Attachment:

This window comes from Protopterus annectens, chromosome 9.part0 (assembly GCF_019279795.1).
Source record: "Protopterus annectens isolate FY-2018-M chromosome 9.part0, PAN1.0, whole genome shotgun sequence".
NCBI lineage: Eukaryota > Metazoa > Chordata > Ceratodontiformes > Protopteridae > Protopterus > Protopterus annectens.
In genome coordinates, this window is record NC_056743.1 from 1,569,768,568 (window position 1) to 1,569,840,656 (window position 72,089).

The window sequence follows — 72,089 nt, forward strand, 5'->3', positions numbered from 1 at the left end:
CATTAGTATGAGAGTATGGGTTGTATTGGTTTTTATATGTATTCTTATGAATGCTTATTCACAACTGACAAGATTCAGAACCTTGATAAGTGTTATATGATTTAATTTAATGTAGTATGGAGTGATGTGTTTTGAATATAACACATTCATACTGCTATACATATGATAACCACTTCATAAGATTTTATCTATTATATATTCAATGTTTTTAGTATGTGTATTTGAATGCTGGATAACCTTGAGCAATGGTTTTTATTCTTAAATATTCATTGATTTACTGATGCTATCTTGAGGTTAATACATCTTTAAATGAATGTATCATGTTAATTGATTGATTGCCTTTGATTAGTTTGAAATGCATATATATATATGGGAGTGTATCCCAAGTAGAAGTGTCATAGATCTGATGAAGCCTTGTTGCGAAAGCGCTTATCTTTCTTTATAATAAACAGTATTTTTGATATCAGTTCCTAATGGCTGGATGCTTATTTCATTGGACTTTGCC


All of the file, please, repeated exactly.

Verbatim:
This window comes from Protopterus annectens, chromosome 9.part0 (assembly GCF_019279795.1).
Source record: "Protopterus annectens isolate FY-2018-M chromosome 9.part0, PAN1.0, whole genome shotgun sequence".
NCBI lineage: Eukaryota > Metazoa > Chordata > Ceratodontiformes > Protopteridae > Protopterus > Protopterus annectens.
In genome coordinates, this window is record NC_056743.1 from 1,569,768,568 (window position 1) to 1,569,840,656 (window position 72,089).

The window sequence follows — 72,089 nt, forward strand, 5'->3', positions numbered from 1 at the left end:
CATTAGTATGAGAGTATGGGTTGTATTGGTTTTTATATGTATTCTTATGAATGCTTATTCACAACTGACAAGATTCAGAACCTTGATAAGTGTTATATGATTTAATTTAATGTAGTATGGAGTGATGTGTTTTGAATATAACACATTCATACTGCTATACATATGATAACCACTTCATAAGATTTTATCTATTATATATTCAATGTTTTTAGTATGTGTATTTGAATGCTGGATAACCTTGAGCAATGGTTTTTATTCTTAAATATTCATTGATTTACTGATGCTATCTTGAGGTTAATACATCTTTAAATGAATGTATCATGTTAATTGATTGATTGCCTTTGATTAGTTTGAAATGCATATATATATATGGGAGTGTATCCCAAGTAGAAGTGTCATAGATCTGATGAAGCCTTGTTGCGAAAGCGCTTATCTTTCTTTATAATAAACAGTATTTTTGATATCAGTTCCTAATGGCTGGATGCTTATTTCATTGGACTTTGCC